Scooter problem: Smoke out of the tail pipe

Hey, I bought an old scooter and quite a bit of smoke cames out of the tail pipe. I have changed the oil. It drives fine. I think this is a very common problem, I see smoke coming from tail pipes all around taiwan.

What do you think is the most common cause of this? Sorry if is question is too broad…I know nothing about scooters.

2 stroke = normal
4 stroke = not normal, maybe the oil scrapers are busted and the thing uses (burns) a lot of oil … not good … air pollution … chance of getting a fine

If its a 2 stroke, and this just came up in another thread, then you need to give the engine a good thrashing until the smoke clears up and after that has been resolved, then you always need to ride the thing flat out otherwise the unburnt emissions emanating from the combustion chamber will build up in the cool exhaust once more and any time the exhaust finally gets up to temperature the unburned fuel within will begin to burn and release clouds of smoke once more. In short, always ride the thing flat out, which goes for any two stroke bike in Taiwan
If you have a typical 125 four stroke engine then you have some other issues. Either the mixture is wrong which should be evident by the power of the engine and the sound, as well as starting problems and idling issues, or you have a worn engine which may at best need its piston rings replaced and at worst has serious wear to valves, cylinder, piston, bearings etc.

If 4 stroke:
Dip the engine oil. Does it stink of petrol only shortly after changing the oil? Yes? Then the piston/cylinder/rings is allowing fuel and oil to mix and be burned in the combustion process. No, the oil is clean and there is little smell of fuel: Then the issue perhaps lies with the efficiency of the engine. Always best to change the oil anyway before riding it for a few days and then follow the above advice once more if it was smelly and dirty when you checked.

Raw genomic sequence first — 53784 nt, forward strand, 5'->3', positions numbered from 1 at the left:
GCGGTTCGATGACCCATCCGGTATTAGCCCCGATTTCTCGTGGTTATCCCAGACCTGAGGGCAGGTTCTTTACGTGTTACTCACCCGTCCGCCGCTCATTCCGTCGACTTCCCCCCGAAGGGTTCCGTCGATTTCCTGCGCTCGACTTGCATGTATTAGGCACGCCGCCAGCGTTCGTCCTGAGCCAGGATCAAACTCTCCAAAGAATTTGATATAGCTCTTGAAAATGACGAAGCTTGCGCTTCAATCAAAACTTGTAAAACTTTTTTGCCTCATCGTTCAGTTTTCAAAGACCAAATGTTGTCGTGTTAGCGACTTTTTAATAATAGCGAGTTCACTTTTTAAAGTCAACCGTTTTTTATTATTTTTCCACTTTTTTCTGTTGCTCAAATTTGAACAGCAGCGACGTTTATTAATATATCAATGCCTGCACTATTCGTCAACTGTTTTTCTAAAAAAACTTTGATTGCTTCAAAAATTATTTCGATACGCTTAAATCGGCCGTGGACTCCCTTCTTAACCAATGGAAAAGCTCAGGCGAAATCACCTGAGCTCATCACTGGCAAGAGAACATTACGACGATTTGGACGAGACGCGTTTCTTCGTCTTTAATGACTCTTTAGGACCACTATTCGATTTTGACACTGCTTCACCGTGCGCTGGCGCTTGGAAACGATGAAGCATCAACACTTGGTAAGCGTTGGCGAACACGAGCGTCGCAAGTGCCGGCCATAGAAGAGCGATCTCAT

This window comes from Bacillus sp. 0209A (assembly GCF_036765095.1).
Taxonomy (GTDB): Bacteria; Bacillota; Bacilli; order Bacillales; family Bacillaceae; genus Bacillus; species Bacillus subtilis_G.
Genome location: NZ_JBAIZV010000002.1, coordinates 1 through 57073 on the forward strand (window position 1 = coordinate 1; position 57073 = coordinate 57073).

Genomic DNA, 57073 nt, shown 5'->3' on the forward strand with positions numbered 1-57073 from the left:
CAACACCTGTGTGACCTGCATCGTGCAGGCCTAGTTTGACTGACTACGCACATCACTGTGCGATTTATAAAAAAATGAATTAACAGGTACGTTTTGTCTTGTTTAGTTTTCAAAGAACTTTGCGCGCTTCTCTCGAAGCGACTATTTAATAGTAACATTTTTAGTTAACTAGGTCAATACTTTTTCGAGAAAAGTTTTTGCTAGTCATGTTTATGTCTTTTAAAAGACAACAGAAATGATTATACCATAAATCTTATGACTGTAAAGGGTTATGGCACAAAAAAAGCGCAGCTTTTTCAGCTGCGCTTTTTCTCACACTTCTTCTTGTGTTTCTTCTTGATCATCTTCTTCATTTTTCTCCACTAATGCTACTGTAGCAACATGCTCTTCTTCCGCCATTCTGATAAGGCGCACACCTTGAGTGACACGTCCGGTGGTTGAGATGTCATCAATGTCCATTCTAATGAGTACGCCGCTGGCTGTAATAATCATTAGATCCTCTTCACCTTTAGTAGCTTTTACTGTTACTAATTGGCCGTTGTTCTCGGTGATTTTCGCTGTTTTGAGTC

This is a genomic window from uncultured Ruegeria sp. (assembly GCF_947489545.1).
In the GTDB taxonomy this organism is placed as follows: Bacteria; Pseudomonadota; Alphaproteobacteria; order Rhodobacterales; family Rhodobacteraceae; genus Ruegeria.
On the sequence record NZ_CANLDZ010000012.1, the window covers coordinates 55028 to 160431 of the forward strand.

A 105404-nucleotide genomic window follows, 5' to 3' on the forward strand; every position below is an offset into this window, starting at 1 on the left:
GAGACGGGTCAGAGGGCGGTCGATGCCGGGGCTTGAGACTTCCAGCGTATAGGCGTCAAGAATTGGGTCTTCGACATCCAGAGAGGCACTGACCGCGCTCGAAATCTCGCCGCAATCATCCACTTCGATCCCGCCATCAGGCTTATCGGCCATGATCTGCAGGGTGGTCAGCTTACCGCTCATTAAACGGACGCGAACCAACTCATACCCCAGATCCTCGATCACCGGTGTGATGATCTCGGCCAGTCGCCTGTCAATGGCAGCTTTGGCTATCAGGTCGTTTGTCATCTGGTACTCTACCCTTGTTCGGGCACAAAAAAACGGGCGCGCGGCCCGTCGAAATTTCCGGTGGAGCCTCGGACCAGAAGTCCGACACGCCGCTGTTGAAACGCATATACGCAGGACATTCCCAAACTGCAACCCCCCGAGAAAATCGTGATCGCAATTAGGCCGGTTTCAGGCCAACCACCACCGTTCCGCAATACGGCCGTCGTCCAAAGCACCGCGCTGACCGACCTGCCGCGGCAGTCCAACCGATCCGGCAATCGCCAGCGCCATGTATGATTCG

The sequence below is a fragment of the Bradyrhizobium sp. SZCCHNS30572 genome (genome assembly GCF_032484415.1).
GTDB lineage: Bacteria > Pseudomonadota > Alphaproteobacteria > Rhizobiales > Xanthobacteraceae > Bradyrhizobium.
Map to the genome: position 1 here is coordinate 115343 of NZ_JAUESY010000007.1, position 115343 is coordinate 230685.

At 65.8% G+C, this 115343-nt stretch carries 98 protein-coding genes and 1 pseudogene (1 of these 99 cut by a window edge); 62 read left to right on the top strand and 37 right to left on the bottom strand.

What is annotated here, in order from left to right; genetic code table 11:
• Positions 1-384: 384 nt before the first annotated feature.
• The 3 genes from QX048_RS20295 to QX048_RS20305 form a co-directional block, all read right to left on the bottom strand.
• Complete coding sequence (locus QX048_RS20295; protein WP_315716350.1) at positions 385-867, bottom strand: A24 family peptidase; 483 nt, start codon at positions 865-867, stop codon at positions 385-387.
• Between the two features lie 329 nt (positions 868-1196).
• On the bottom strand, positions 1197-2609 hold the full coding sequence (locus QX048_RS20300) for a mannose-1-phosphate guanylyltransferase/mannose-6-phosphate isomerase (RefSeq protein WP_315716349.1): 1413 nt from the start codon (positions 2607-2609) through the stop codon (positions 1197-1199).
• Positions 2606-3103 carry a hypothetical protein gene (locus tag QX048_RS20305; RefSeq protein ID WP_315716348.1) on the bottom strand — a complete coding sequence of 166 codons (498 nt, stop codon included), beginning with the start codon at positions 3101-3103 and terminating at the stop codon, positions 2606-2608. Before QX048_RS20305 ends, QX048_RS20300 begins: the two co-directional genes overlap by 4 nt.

If the oil is fine then there may be issues with how much fuel is going unburnt in the engine and being burned in the exhaust. Check your gas emissions at a garage and adjust the carburettor to compensate, then try out the bike. It is possible that the smoke continues for some time after adjustment as there may be unburned fuel still within the exhaust that needs to be burned out by blasting the bike around until the hot exhaust has burned its innards clean. It is possible that the carburettor is at fault, in which case the garage “SHOULD” (Hey this is Taiwan) tell you anyway.

These things I have mentioned may not always be full proof advice, but may cover the vast majority of issues I see with bikes on the road.

Black smoke = bad mixture
Blue/grey smoke = oil